Pitch Perfect 3 is the third in the Universal Pictures trilogy, written by Kay Cannon and directed by Trish Sie (Ok Go’s “Here It Goes Again Music Video,” Step Up All In). The Barden Bellas go global, reliving the magic of their college glory days while performing for an overseas tour. The story doesn’t give the viewers anything fresh from the other two films, but at the heart of it is a fitting end to the Bellas’ journey to success and sisterhood.
The Bellas have graduated and splintered off after winning world championships during the last film. Each Bella is facing her own post-graduation struggle, discovering that growing up and searching for employment is difficult. Beca (Anna Kendrick) specifically has quit her job as a producer, not feeling fulfilled with what she was doing. This is a common theme amongst the Bellas, with all of them not content with their current lives. Desperate and longing to spark the magic, they reunite and do a tour with the USO.
The film themes of failure at “adulting” and keeping relationships strong is what makes this film endearing. Pitch Perfect 3 really shows that the bond that the Bellas have is beyond their time in school. Beca and Amy’s (Rebel Wilson) bond is especially the strongest it’s ever been, primarily due to them living together after college. Their conversations and comedic beats are some of the highlights of the film. Likewise, the utter failure that the Bellas have been feeling before they reunited calls to a familar impasse that newly minted adults experience. Graduation should feel like an accomplishment – but sometimes, it’s the last time you have everything figured out. In these themes, the film gives us Bellas that are grounded and retable.
The Bella’s voices are on point, even letting some usual background singers steal the spotlight. In particular Flo (Chrissie Fit) leads part of verses and Cynthia-Rose (the talented Ester Dean) held it down for Sean Paul in their rendition of Sia’s “Cheap Thrills.” While the Bella’s sisterhood has always been present, it’s also been very white-led. To See Flo, Cynthia-Rose and Lilly (Hana Mae Lee) get some dialogue, jokes and stage time was way overdue.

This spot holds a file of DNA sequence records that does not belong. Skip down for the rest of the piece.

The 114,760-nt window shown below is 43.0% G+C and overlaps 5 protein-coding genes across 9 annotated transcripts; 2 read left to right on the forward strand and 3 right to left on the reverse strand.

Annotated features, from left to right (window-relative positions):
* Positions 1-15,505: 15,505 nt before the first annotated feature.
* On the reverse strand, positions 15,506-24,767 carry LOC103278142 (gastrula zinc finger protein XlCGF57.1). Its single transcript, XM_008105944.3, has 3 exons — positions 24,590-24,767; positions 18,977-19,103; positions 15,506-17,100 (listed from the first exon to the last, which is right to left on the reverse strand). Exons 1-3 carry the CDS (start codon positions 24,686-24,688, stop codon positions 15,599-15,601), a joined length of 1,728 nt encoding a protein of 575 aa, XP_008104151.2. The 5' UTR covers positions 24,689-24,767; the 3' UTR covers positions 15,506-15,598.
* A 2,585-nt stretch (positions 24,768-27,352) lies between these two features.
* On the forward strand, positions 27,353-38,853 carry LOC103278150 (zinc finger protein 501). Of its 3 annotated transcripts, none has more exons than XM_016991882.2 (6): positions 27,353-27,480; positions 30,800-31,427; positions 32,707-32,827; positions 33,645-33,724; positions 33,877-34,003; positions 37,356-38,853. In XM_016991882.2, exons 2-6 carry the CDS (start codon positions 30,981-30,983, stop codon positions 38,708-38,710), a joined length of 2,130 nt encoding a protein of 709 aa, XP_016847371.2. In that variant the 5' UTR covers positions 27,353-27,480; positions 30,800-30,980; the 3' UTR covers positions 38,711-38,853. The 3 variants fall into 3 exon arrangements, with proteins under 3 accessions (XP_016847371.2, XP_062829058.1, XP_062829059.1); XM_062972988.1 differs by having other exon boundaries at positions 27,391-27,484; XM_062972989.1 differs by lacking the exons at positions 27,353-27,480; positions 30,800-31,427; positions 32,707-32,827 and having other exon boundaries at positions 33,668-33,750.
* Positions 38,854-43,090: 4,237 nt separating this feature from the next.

Unfortunately, beyond these themes and solid singing, the overall storyline falls flat and brings nothing new to the trilogy. The Pitch Perfect franchise has a habit of raising the stakes by making the a cappella competition larger – from International Championship of Collegiate A Cappella (ICCA) to the World Championships in one European city to performing in multiple European cities. But these stakes vs the prior films do not feel as high. Even the factor of how the Bellas got to the USO tour feels forced.
Apart from the songs that the Bellas cover, the rest of the competition’s performances are dull. The band named Evermoist (not even joking) is supposed to be there to drive conflict, but they are very one-dimensional. Trinidad James, to the shock of everyone who knows who he is, is also in the film as another act. DJ Khaled’s ever-present cameo has an air of being stale and woefully late in this fast-paced digital culture. But the biggest misstep was the handling of Amy’s family storyline, which transformed the film briefly into a spy thriller. Rebel Wilson’s stunt work was enjoyable to watch, but the amount of time spent on this B-story was unnecessary and contrived. And, ultimately, it poorly attempts to provide a backstory behind one of the most standout characters in the franchise – for no good reason.
Pitch Perfect 3 is a film with plenty of flaws, but it’s the commitment of the actresses and the genuine love and respect you can tell they have for each other that sells it. From their performances, it often times feels like a glimpse into the last day of summer camp. The film may not recreate the quirky charm of the original, but the Bellas are in prime form and remind you why you followed them on their journey three movies later.